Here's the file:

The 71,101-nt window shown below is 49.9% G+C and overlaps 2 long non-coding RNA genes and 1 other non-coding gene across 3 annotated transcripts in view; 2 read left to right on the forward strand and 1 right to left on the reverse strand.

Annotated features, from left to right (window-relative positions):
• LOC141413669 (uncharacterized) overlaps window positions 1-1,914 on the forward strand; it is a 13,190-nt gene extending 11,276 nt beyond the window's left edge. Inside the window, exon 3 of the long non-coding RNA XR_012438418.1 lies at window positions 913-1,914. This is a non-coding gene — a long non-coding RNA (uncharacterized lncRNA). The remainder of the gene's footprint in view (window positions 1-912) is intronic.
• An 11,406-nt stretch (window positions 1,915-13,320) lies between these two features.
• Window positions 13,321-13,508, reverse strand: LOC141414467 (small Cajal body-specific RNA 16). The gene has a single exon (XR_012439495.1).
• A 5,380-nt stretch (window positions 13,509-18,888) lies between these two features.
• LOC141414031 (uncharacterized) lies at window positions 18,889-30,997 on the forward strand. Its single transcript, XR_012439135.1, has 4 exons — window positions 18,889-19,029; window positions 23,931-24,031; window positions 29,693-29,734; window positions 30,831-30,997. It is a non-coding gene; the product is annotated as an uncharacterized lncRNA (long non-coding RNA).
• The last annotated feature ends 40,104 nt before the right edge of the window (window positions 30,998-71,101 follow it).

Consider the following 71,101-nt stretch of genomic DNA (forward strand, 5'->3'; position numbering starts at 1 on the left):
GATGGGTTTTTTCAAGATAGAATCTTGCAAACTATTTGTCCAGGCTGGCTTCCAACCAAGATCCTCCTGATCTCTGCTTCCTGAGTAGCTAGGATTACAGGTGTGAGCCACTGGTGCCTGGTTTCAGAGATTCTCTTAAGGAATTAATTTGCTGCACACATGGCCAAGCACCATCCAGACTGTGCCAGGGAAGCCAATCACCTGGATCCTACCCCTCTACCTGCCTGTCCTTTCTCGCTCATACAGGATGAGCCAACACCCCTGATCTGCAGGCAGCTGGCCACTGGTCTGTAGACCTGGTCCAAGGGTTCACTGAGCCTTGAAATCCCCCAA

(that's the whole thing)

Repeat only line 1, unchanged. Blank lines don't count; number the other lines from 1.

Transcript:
The 71,101-nt window shown below is 49.9% G+C and overlaps 2 long non-coding RNA genes and 1 other non-coding gene across 3 annotated transcripts in view; 2 read left to right on the forward strand and 1 right to left on the reverse strand.